Little is known about the ways in which environmental change and variability shape migration decision-making and, therefore, population redistribution. Such understanding is important because migration has implications for the health and well-being of individuals and communities. In addition, an improved understanding of migration's environmental dimensions is essential given the recently-released report by the Intergovernmental Panel on Climate Change which asserts there are """"""""unequivocal"""""""" changes in the climate system (IPCC 2007:4) with future expectations of continued shifts in regional precipitation and temperature patterns. Many of these changes will most severely impact already-vulnerable regions including rural South Africa, our study setting, where precipitation and temperature shifts are anticipated. In these rural settings, livelihoods are often characterized by heavy dependence on local natural resources. Important land-based activities include arable farming, livestock husbandry, and consumption and trade in natural resources (e.g., fuelwood, wild herbs). Natural resources also act as """"""""buffers"""""""" against household shocks such as job loss and/or mortality. Given this high level of resource dependence, changes in local vegetation cover (due to shifts in precipitation/temperature patterns) hold tremendous potential to impact livelihoods. As related to outmigration, a decline in livelihood options can act as a """"""""push"""""""" factor shaping migration trends. Using a """"""""Rural Livelihoods"""""""" framework, we model the association between outmigration (in 2002 and 2007) and the availability and variability of local natural resources (2002-2006) within a health and demographic surveillance site, the Agincourt Health and Population Unit (AHPU). Located in an impoverished rural area in the South Africa's northeast, the AHPU has collected census data at 12-18 month intervals since 1992 from over 12,000 households in 21 villages. In addition, its location within a steep local topological gradient affords substantial variation in vegetation availability across the study setting. We combine socioeconomic and remotely sensed data measuring local """"""""greenness,"""""""" and develop multivariate spatially-informed models to examine outmigration and the availability and variability of proximate natural resources. In addition to specific research results, this project is designed as a foundation for development of longitudinal models tapping into the analytical strength for population-environment provided by demographic surveillance settings. Indeed, there are few settings with existing, appropriate data for modeling the associations between socioeconomic and environmental processes and health and demographic surveillance sites represent unique opportunities to grapple with these complex associations.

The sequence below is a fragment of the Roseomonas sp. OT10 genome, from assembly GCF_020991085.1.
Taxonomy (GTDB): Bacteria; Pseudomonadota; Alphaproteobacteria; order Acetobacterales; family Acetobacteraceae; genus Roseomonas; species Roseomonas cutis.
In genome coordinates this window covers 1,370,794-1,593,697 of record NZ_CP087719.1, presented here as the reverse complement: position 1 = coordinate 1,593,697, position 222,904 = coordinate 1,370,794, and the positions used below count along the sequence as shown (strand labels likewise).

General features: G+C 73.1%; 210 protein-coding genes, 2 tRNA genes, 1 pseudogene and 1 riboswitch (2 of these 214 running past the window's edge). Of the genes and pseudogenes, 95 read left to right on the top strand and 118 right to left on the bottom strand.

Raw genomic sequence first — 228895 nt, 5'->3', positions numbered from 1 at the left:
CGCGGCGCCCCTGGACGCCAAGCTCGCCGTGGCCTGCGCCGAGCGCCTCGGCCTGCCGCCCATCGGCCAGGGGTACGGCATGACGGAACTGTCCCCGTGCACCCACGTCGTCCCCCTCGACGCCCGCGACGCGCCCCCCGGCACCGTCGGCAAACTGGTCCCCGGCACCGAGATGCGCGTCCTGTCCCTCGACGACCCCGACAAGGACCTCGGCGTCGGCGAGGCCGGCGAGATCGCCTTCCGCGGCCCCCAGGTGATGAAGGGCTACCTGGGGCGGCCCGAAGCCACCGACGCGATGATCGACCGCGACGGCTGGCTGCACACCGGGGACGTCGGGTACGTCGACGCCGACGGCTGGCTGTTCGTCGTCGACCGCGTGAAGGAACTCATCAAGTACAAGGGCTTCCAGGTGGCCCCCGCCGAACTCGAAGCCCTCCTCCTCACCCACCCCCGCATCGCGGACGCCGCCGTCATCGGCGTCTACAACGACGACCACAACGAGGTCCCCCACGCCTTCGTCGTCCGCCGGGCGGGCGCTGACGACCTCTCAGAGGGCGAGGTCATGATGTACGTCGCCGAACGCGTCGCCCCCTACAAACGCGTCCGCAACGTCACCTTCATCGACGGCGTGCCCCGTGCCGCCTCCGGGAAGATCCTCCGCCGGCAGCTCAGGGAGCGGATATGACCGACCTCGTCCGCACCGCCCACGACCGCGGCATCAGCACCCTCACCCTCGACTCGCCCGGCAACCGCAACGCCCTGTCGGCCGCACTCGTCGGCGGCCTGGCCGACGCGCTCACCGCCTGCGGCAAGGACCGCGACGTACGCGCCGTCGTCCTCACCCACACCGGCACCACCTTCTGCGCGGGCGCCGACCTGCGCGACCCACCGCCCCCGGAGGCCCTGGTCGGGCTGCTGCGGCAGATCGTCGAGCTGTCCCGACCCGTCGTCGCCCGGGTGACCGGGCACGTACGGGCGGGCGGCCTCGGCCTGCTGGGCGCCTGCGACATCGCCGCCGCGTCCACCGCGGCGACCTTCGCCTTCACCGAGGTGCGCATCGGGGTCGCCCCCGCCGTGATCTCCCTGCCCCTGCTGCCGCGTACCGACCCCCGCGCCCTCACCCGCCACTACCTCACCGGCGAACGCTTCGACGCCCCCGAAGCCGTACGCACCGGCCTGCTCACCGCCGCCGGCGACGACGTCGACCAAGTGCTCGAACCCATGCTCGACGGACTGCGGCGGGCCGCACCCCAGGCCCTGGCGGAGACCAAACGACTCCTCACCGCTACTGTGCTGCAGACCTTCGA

Public Health Relevance

This research will improve understanding of the association between rural livelihoods, especially related to migration decisions, and environmental change in impoverished rural areas of less developed countries. Residents of these regions are especially vulnerable to environmental changes due to high reliance on local natural resources such as fuelwood and wild foods. Migration can be a coping strategy in response to changes in the availability of local natural resources, although relocation has important consequences for health and well-being of migrants and of individuals and communities in receiving areas.

National Institute of Health (NIH)
Eunice Kennedy Shriver National Institute of Child Health & Human Development (NICHD)
Small Research Grants (R03)
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Pediatrics Subcommittee (CHHD)
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Bures, Regina M
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University of Colorado at Boulder
Other Domestic Higher Education
United States
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